• Writing — Communicating effectively in writing as appropriate for the needs of the audience.
    • Troubleshooting — Determining causes of operating errors and deciding what to do about it.
    • Near Vision — The ability to see details at close range (within a few feet of the observer).
    • Stamina — The ability to exert yourself physically over long periods of time without getting winded or out of breath.
    • Explosive Strength — The ability to use short bursts of muscle force to propel oneself (as in jumping or sprinting), or to throw an object.
    • Oral Comprehension — The ability to listen to and understand information and ideas presented through spoken words and sentences.
    • Hearing Sensitivity — The ability to detect or tell the differences between sounds that vary in pitch and loudness.
    • Core — Prepare and maintain a directory of suppliers, contractors and subcontractors.
    • Core — Establish and maintain tendering process, and conduct negotiations.
    • Core — Set up cost monitoring and reporting systems and procedures.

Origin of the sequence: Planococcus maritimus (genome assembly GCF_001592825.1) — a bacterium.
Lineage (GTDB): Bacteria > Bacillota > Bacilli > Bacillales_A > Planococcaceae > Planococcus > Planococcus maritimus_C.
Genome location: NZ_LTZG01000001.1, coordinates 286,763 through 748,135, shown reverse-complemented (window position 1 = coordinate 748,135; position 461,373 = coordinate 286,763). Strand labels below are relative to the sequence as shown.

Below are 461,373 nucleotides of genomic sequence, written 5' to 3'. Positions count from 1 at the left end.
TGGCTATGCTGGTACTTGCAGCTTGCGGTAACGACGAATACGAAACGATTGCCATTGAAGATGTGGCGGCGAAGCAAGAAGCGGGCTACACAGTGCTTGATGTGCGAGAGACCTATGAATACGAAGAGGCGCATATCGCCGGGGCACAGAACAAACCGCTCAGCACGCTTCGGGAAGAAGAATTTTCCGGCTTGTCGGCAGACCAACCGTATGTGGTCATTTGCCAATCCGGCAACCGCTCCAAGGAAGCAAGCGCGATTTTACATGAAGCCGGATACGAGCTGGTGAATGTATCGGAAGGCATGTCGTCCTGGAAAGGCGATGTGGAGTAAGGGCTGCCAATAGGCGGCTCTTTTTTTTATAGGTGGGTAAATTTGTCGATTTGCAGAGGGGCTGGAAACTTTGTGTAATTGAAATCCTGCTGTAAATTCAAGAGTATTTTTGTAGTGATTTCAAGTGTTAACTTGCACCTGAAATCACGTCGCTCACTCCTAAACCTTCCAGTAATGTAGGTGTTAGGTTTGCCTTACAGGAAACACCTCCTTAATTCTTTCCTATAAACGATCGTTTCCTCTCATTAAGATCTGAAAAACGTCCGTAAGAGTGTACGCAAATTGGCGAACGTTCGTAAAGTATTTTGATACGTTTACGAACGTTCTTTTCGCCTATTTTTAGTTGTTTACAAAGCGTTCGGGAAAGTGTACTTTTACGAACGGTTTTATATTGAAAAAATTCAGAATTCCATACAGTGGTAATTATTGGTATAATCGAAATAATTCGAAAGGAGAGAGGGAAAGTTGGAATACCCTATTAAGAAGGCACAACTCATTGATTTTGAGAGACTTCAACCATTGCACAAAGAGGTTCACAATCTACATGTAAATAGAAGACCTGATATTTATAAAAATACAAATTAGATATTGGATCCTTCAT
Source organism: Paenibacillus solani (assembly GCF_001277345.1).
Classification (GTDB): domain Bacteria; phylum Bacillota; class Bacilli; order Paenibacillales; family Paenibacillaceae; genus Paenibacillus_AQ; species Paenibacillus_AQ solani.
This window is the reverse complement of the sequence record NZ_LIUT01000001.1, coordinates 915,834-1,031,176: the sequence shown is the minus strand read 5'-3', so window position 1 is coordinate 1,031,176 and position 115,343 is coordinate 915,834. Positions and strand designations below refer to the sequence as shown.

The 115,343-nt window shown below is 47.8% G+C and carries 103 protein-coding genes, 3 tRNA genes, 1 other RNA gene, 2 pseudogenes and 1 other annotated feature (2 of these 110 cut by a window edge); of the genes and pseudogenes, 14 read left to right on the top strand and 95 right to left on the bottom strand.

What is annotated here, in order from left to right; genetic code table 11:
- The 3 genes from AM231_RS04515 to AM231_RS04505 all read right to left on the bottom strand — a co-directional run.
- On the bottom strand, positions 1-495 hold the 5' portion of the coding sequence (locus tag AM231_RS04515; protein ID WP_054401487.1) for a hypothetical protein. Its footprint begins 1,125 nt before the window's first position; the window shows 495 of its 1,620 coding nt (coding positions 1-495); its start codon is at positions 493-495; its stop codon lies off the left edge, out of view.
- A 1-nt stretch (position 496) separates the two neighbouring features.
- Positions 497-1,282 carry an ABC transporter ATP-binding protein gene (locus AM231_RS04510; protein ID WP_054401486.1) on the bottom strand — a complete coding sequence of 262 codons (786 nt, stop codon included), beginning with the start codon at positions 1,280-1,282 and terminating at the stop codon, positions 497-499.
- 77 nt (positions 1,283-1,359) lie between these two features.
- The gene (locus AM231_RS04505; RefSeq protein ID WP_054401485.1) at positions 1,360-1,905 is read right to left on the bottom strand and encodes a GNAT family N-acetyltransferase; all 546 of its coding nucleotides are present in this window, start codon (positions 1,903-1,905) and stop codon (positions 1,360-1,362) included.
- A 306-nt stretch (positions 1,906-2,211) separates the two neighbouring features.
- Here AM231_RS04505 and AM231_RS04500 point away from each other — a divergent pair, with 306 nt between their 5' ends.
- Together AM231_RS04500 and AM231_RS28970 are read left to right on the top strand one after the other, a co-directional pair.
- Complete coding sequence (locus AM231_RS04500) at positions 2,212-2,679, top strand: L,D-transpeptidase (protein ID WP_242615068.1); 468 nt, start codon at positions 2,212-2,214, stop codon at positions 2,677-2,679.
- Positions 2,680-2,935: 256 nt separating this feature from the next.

• Core — Conduct special studies to develop and establish standard hour and related cost data or to effect cost reduction.
    • Core — Analyze blueprints and other documentation to prepare time, cost, materials, and labor estimates.
    • Monitoring and Controlling Resources — Monitoring and controlling resources and overseeing the spending of money.
    • Guiding, Directing, and Motivating Subordinates — Providing guidance and direction to subordinates, including setting performance standards and monitoring performance.
    • Assisting and Caring for Others — Providing personal assistance, medical attention, emotional support, or other personal care to others such as coworkers, customers, or patients.
    • Repairing and Maintaining Electronic Equipment — Servicing, repairing, calibrating, regulating, fine-tuning, or testing machines, devices, and equipment that operate primarily on the basis of electrical or electronic (not mechanical) principles.
    • Getting Information — Observing, receiving, and otherwise obtaining information from all relevant sources.